For example, as at year 2000, 62% of all U.S. oil was imported. Some domestic reserves are held untouched for strategic reasons. But the percentage of imported oil rises an additional 3% every year. If the current rate of consumption of oil continues, in five years from now (2010) 92% of the oil the US depends on will 'need to be' imported oil. The USA burns a hugely greater share (per capita) of oil resources than any other country on earth. It has burnt the greater part of the oil in its own country.

If any 2 of the 5 major oil producing Middle East countries had to stop production due to 'political instability', more than 4 million barrels a day of productive capacity would be lost. If Saudi Arabia was one of the two, it would be 10 million barrels a day.

And now there is only half the unused production capacity to call on, compared to what was available at the time of Iraqs invasion of Kuwait.

Iraq, (i.e. USA) has, very broadly, about a sixth of the Middle East oil supplies. By around 2008 the Middle East's 'swing share' (the share of their oil production that makes up the difference between foreign countries own production and actual domestic demand) of oil production on the world trade will have passed 50% (thats the Middle East's share of world export trade in oil sucked out of the ground -currently about 38%- not share of world oil reserves. The 4 middle East countries plus the USA-controlled Iraqi oil have over half the world oil reserves right now).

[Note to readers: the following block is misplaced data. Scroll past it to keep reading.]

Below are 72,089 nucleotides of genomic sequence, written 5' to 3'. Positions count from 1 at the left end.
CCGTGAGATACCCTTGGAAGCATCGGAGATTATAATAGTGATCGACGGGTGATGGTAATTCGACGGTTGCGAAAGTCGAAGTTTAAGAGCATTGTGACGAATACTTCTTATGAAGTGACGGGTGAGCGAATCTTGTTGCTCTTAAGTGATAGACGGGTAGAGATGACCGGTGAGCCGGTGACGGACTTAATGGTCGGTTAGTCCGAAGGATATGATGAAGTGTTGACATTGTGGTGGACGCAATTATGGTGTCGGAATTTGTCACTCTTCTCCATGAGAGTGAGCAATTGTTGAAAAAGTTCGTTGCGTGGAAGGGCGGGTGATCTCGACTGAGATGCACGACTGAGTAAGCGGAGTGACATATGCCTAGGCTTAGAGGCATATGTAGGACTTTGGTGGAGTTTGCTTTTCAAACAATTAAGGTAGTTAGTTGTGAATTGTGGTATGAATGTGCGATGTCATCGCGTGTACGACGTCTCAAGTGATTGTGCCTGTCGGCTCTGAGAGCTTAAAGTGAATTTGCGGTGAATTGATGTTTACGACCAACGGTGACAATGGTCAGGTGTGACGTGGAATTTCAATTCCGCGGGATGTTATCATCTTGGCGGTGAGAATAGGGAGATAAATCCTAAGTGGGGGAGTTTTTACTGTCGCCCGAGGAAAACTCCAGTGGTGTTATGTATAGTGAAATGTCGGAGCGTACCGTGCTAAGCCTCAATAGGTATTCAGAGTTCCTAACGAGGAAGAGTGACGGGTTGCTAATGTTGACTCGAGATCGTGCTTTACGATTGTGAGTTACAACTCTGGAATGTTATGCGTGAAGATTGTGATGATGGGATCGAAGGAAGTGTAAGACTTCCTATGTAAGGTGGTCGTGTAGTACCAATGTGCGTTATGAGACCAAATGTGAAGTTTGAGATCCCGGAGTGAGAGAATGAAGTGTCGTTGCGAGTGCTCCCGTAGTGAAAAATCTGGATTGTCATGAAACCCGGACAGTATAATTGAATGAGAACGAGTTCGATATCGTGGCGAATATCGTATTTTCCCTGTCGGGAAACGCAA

At the same time, the Middle East countries plus USA's Iraq will be approaching their depletion midpoint too, after which "production will then start its inevitable long term decline at about 3% a year." (C.J. Campbell, in his presentation to a House of Commons All-Party Committee on July 7th 1999 titled 'The imminent peak of world oil production').